After Consumer Financial Protection Bureau (CFPB) Director Richard Cordray stepped down in November, a dispute arose over who would be the acting director, until the Senate confirms a new director: CFPB Deputy Director Leandra English, whose claim is based on the language of the CFPB’s authorizing statute, or Office of Management and Budget Director Mick Mulvaney, who President Trump named acting director. English filed suit and moved for a preliminary injunction allowing her to serve as acting director of the CFPB while the litigation proceeds. Public Citizen filed an amicus brief in the district court on behalf of itself and nine other consumer advocacy groups in support of English’s motion for a preliminary injunction. The amicus brief explained that the public has a strong interest in English serving as the acting director while the court further considers the legal issues, because under English’s leadership, the CFPB will continue pursuing its statutory mission to protect consumers as an independent agency.
After the district court denied Ms. English’s request for a preliminary injunction, Ms. English appealed. Public Citizen and the nine other consumer advocacy groups filed an amicus brief in the U.S. Court of Appeals for the District of Columbia Circuit in support of Ms. English and her appeal. That amicus brief also explained the importance of the CFPB’s independence and mission, and the public interest in English serving as acting director to preserve this independence and mission while the litigation continues.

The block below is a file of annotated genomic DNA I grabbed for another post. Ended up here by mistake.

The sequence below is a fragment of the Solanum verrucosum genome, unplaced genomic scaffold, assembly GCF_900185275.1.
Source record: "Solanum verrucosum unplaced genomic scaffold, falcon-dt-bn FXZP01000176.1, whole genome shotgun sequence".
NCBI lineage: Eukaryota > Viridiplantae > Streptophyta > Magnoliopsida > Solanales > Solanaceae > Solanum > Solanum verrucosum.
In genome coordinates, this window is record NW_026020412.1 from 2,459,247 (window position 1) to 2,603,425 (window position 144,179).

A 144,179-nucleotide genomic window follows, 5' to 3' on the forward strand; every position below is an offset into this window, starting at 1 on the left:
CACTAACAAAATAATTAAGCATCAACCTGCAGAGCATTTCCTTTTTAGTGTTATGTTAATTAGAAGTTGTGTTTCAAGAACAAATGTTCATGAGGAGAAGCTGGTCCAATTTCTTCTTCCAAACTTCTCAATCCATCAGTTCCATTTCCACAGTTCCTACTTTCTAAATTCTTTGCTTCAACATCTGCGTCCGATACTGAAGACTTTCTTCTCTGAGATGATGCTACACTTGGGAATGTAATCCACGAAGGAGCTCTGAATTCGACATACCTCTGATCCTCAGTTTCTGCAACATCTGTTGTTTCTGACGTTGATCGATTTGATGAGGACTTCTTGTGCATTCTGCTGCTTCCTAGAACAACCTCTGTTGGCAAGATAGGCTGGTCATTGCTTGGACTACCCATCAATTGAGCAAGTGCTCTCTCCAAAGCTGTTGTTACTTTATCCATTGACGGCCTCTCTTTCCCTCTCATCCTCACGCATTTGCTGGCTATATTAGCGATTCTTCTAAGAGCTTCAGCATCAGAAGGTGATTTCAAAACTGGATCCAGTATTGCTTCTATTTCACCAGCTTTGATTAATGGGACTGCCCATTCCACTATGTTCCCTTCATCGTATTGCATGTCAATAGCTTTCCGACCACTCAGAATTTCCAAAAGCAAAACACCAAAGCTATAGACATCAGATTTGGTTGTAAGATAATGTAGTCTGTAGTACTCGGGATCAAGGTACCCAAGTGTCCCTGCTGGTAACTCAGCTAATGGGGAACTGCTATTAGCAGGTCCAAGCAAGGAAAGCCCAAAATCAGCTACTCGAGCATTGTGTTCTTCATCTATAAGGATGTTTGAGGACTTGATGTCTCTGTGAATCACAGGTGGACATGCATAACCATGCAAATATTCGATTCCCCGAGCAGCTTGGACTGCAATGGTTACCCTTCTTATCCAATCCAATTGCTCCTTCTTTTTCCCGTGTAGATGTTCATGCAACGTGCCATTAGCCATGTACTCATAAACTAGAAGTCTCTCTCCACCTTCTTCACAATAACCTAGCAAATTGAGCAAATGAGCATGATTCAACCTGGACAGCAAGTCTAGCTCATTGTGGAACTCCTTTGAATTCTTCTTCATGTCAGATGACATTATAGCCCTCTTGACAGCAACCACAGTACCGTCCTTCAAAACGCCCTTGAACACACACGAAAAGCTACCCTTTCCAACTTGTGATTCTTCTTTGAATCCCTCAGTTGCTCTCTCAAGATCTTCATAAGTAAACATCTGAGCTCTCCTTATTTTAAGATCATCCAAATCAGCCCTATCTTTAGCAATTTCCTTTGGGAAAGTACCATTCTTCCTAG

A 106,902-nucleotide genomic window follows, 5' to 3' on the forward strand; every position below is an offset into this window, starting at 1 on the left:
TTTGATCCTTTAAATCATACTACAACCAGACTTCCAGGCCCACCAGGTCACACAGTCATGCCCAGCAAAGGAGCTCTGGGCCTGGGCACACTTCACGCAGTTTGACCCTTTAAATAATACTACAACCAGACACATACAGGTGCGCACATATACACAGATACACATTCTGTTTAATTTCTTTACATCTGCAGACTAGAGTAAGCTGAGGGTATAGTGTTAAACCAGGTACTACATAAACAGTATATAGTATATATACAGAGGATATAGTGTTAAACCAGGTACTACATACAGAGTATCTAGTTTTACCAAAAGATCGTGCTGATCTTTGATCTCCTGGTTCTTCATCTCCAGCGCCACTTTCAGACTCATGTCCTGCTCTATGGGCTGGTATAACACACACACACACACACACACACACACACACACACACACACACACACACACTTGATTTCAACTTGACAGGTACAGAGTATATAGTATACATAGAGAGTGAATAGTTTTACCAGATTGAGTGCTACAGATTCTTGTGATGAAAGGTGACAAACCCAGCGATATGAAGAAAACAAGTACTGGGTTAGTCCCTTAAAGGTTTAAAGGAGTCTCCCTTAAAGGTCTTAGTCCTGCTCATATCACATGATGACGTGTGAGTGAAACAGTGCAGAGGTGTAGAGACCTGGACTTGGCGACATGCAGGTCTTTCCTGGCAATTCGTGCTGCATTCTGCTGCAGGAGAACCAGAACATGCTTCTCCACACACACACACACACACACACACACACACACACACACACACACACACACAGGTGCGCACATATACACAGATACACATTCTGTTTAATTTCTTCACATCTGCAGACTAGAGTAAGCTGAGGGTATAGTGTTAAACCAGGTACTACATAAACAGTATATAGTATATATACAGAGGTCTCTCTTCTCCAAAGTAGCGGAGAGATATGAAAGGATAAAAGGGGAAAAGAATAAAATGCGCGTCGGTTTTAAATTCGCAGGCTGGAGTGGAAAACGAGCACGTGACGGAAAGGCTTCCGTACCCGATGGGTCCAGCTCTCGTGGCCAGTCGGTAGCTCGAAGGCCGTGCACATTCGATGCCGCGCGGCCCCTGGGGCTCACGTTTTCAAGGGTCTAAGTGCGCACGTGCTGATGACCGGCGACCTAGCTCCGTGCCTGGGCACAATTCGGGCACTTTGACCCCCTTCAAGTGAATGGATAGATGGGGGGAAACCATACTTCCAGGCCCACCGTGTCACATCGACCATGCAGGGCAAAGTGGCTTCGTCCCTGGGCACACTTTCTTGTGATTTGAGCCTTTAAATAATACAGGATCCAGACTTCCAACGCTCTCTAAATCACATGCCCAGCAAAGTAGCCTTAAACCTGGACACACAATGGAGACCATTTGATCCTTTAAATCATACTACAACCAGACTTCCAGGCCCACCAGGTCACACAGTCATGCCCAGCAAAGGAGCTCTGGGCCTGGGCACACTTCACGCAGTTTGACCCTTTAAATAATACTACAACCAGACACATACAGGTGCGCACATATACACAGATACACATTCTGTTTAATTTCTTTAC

After the case was argued in the D.C. Circuit, but before the Court issued an opinion, English announced her resignation from the CFPB. She made a motion to dismiss her appeal, which the court granted, and stipulated, with defendants, to the dismissal of her case in the district court.
Joining Public Citizen as amici on the two briefs were Americans for Financial Reform, Center for Responsible Lending, Consumer Action, National Association of Consumer Advocates, National Consumer Law Center, National Consumers League, National Fair Housing Alliance, Tzedek DC, Inc., and U.S. Public Interest Research Group Education Fund.